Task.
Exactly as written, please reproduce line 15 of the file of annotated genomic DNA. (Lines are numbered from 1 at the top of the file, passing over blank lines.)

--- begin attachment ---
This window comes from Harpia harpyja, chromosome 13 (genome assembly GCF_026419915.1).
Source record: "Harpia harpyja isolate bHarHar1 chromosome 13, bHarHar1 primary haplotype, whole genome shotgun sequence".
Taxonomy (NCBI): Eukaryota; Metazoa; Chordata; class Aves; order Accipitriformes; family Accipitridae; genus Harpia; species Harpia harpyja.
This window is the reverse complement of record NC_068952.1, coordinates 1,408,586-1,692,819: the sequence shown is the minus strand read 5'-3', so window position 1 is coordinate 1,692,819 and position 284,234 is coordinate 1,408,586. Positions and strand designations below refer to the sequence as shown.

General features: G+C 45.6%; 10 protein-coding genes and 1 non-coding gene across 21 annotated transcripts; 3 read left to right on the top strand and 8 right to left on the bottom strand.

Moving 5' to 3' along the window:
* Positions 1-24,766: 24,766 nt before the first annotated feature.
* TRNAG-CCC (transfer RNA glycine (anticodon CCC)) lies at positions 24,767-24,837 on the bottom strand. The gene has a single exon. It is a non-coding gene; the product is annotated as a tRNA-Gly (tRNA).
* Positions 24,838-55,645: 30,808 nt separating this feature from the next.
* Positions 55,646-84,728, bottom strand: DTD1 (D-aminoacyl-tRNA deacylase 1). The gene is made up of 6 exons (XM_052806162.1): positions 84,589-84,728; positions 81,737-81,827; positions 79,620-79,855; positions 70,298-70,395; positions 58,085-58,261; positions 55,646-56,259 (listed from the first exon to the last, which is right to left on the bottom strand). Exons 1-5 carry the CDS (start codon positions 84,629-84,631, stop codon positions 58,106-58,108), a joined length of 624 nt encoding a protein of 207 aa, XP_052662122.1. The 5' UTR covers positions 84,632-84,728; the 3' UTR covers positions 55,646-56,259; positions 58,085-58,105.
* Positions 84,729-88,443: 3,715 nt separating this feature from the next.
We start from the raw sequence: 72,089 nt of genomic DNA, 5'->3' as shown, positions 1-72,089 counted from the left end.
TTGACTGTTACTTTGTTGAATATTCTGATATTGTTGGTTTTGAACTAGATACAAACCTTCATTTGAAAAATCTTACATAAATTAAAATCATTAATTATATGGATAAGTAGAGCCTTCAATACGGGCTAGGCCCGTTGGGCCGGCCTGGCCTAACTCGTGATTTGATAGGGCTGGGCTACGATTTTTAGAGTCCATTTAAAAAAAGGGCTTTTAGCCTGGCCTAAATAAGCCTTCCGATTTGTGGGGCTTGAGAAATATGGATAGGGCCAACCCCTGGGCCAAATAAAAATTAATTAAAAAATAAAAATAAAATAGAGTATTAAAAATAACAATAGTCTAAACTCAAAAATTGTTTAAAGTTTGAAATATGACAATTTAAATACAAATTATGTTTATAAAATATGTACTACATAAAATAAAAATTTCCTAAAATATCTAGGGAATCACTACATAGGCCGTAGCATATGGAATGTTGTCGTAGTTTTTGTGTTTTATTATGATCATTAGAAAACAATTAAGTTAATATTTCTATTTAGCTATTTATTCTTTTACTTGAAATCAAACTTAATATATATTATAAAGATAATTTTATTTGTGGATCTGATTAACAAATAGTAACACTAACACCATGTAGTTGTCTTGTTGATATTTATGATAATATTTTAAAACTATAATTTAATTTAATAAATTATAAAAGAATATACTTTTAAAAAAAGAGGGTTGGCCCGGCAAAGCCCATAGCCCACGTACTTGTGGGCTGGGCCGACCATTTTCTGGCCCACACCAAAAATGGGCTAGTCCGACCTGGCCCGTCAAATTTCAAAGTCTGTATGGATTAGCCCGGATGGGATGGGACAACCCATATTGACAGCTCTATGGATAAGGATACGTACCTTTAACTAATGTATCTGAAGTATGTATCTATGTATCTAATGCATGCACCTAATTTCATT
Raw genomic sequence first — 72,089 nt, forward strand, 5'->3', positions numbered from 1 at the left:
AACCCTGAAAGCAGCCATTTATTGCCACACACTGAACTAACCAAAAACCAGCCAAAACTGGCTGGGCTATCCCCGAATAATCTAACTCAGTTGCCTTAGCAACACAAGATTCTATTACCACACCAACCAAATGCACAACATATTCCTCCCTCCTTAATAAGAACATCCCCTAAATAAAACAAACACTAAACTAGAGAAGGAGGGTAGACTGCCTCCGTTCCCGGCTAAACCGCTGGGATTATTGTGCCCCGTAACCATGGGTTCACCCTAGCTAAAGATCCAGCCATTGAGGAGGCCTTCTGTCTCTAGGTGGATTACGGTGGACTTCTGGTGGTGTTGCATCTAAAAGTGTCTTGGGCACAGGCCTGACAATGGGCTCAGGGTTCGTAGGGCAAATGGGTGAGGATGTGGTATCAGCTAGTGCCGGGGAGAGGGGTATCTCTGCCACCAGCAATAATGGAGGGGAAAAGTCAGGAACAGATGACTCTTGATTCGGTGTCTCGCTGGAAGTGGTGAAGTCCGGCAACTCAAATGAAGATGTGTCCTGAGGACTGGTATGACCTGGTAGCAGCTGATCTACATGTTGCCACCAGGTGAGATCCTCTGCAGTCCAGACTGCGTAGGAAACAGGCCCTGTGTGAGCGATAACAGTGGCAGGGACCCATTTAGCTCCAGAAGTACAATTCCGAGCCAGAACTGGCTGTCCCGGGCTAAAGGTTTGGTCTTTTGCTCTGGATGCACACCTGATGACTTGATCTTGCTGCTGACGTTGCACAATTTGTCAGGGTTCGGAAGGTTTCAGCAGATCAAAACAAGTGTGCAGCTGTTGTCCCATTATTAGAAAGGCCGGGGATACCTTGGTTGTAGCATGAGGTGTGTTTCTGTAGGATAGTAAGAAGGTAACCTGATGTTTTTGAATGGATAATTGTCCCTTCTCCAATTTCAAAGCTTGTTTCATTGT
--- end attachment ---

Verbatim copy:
AACCCTGAAAGCAGCCATTTATTGCCACACACTGAACTAACCAAAAACCAGCCAAAACTGGCTGGGCTATCCCCGAATAATCTAACTCAGTTGCCTTAGCAACACAAGATTCTATTACCACACCAACCAAATGCACAACATATTCCTCCCTCCTTAATAAGAACATCCCCTAAATAAAACAAACACTAAACTAGAGAAGGAGGGTAGACTGCCTCCGTTCCCGGCTAAACCGCTGGGATTATTGTGCCCCGTAACCATGGGTTCACCCTAGCTAAAGATCCAGCCATTGAGGAGGCCTTCTGTCTCTAGGTGGATTACGGTGGACTTCTGGTGGTGTTGCATCTAAAAGTGTCTTGGGCACAGGCCTGACAATGGGCTCAGGGTTCGTAGGGCAAATGGGTGAGGATGTGGTATCAGCTAGTGCCGGGGAGAGGGGTATCTCTGCCACCAGCAATAATGGAGGGGAAAAGTCAGGAACAGATGACTCTTGATTCGGTGTCTCGCTGGAAGTGGTGAAGTCCGGCAACTCAAATGAAGATGTGTCCTGAGGACTGGTATGACCTGGTAGCAGCTGATCTACATGTTGCCACCAGGTGAGATCCTCTGCAGTCCAGACTGCGTAGGAAACAGGCCCTGTGTGAGCGATAACAGTGGCAGGGACCCATTTAGCTCCAGAAGTACAATTCCGAGCCAGAACTGGCTGTCCCGGGCTAAAGGTTTGGTCTTTTGCTCTGGATGCACACCTGATGACTTGATCTTGCTGCTGACGTTGCACAATTTGTCAGGGTTCGGAAGGTTTCAGCAGATCAAAACAAGTGTGCAGCTGTTGTCCCATTATTAGAAAGGCCGGGGATACCTTGGTTGTAGCATGAGGTGTGTTTCTGTAGGATAGTAAGAAGGTAACCTGATGTTTTTGAATGGATAATTGTCCCTTCTCCAATTTCAAAGCTTGTTTCATTGT